Science & Environment

Welsh dinosaur named 'dragon thief'

Reconstruction of dinosaur Image copyright B.NICHOLLS
Image caption Artist's impression: The Welsh specimen was a juvenile, measuring about 2m from nose to tail tip

A 201-million-year-old dinosaur that fell out of a cliff face at Penarth in South Wales in 2014 has been formally named as Dracoraptor hanigani.

Loosely translated, the Dracoraptor part means "dragon thief"; hanigani honours Rob and Nick Hanigan - the two fossil-hunting brothers who found it.

In a new analysis, scientists say the specimen is possibly the oldest known Jurassic dinosaur from the UK.

It also marks a key moment in dinosaur evolution, they tell PLoS One journal.

Dr Dave Martill from Portsmouth University and colleagues say some 40% of the animal was preserved, including its skull, claws, teeth and foot bones.

Forty percent is a lot in fossil terms and has allowed most of the animal to be reconstructed because of the symmetry that exists in the body.

The team says very precise dating was made possible in this case because the remains were sandwiched between well-documented fossils of ammonites (extinct molluscs) and conodonts (a tiny eel-like creature).

This age - of 201.3 million years (plus or minus 200,000 years) - puts Dracoraptor hanigani right at the base of the Jurassic Period, just after the Triassic.

Image copyright J.TURNER
Image caption It probably ate large insects, lizards, and other small animals, maybe even other young dinosaurs

The boundary marks a mass extinction event when at least half the species on Earth (including conodonts) are thought to have gone extinct - perhaps because of an asteroid strike or massive volcanism, or a combination of both.

Whatever the cause, the disruption is recognised to have opened the door to dinosaurs to assume dominance.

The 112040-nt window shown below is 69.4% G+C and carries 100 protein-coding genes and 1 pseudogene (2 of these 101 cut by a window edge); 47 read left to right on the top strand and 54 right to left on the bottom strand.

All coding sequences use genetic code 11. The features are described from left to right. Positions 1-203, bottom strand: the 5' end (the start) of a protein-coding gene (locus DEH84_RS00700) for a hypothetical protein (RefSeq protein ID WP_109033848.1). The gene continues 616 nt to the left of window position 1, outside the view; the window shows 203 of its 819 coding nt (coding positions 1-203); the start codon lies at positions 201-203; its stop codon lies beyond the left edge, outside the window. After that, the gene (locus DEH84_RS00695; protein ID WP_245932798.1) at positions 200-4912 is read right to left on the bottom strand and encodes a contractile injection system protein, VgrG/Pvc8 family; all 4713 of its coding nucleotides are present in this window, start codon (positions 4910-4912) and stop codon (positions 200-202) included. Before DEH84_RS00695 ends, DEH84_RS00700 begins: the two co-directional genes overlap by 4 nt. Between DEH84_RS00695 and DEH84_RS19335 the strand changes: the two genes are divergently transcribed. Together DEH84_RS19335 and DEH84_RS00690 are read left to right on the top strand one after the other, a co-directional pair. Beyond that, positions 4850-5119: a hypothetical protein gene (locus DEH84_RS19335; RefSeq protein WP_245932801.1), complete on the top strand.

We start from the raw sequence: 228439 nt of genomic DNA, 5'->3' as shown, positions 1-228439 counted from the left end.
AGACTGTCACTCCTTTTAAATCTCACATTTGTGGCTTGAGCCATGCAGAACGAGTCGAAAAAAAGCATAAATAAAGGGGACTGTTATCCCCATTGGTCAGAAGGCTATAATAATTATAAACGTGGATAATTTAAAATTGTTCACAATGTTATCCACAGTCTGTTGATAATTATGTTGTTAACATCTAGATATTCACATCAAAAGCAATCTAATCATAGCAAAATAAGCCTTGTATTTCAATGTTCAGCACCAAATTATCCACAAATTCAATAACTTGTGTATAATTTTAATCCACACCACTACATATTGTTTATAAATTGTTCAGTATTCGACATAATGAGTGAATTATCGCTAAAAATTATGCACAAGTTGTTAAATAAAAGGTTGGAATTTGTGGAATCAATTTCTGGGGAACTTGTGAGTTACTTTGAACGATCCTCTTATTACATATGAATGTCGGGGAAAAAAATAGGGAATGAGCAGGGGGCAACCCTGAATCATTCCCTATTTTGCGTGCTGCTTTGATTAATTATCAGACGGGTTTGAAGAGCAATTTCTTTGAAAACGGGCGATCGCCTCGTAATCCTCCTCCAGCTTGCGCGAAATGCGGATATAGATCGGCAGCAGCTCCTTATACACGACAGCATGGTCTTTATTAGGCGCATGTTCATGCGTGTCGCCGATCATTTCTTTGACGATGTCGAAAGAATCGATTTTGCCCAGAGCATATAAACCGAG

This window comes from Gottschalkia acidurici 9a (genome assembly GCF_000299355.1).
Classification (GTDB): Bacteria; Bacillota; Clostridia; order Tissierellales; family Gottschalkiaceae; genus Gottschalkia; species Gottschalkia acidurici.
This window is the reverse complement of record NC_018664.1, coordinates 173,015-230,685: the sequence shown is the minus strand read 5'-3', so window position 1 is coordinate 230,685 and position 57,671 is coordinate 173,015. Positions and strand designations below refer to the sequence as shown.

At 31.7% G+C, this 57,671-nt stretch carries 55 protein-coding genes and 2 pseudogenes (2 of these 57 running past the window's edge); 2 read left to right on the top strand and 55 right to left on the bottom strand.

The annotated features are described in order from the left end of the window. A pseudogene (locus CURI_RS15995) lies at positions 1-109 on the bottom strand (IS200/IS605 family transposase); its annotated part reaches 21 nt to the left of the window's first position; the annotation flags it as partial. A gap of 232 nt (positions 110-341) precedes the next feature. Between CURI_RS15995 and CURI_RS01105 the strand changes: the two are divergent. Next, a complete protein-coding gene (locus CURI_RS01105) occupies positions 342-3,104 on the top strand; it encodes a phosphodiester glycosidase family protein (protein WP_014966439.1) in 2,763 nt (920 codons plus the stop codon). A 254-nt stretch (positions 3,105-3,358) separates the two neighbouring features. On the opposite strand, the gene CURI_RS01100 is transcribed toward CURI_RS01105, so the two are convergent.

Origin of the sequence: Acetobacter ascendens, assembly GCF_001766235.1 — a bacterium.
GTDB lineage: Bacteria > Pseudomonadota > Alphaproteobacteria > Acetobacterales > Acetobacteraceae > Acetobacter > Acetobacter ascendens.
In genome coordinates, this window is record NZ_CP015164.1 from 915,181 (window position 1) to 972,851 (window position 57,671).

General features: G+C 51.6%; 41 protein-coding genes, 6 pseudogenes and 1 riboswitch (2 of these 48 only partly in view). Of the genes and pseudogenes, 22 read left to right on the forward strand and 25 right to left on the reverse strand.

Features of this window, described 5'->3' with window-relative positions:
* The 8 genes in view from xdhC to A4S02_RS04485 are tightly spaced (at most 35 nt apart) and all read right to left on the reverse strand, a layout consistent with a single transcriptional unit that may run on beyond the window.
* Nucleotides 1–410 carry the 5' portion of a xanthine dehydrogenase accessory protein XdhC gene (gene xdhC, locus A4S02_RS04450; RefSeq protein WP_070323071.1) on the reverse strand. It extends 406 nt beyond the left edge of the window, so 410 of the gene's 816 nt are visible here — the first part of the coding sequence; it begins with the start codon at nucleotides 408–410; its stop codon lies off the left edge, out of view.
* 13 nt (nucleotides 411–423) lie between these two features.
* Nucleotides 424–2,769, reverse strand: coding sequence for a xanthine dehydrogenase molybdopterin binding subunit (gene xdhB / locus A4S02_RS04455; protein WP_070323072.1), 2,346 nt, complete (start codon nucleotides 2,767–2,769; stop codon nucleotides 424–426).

This makes the Welsh discovery particularly interesting.

"It's right at that point in the diversification of dinosaurs where so-called therapod dinosaurs - the meat-eating ones - became what are called neotherapods. It's from this moment onwards that they go on to become all the forms we know, like T. rex, Velociraptor and even birds," explained team-member Steven Vidovic.

"The reason we know the age of the dinosaurs - what we call the Mesozoic Era - is because of this Triassic-Jurassic extinction event.

"But we actually understand very little about that early phase of the Jurassic. It's not until the Middle Jurassic that we get all the diversity and forms that you know from children's books.

"So, everyone's been hunting for these really early Jurassic specimens, going to exotic places in Africa, North and Central America, and then a couple of brothers stumble across something on a beach near Cardiff."

Image copyright NATIONAL MUSEUM OF WALES
Image caption The name honours in part Rob and Nick Hanigan

Dr Martill added: "We invited Rob and Nick to name this beautiful little dinosaur and they suggested Dracoraptor after 'draco' meaning 'dragon', the national symbol of Wales, and 'raptor' meaning 'thief' or 'plunderer'.

"The draco part of the name seemed fitting because the fossils were found in Wales and will be displayed in Wales, reflecting the red dragon of the Welsh flag. Dracoraptor was a meat-eating dinosaur that would have used its small needle-sharp teeth with steak-knife serrations to pinch bits of meat here and there, hence the part of its name meaning thief.

"Although the Hanigan brothers chose the generic name, we also wanted to credit them, which is why the full name of the species is in fact Dracoraptor hanigani."

A fascinating aspect of this dinosaur is the context of its burial: the animal was encased in marine rocks, meaning its body was somehow transported out to sea before settling into sediments.

"Two-hundred-million-years ago, the UK was a series of islands," said Mr Vidovic. "When it sank, it must have sunk pretty quickly because it's so complete. What we do see is that when it got to the bottom, sea urchins crawled all over it, a bit like you get with a whale carcass now. And we've actually got some of those (fossilised) sea urchins. It's they who jumbled the bones up and made them into such a wonderful puzzle."

The Hanigan brothers have donated the dinosaur to Amgueddfa Cymru-National Museum of Wales.

The PLoS One paper has authors from the museum, and Portsmouth and Manchester universities.

Image copyright NATIONAL MUSEUM OF WALES
Image caption The specimen comes from a key moment in dinosaur evolution

Jonathan.Amos-INTERNET@bbc.co.uk and follow me on Twitter: @BBCAmos

Related Topics

More on this story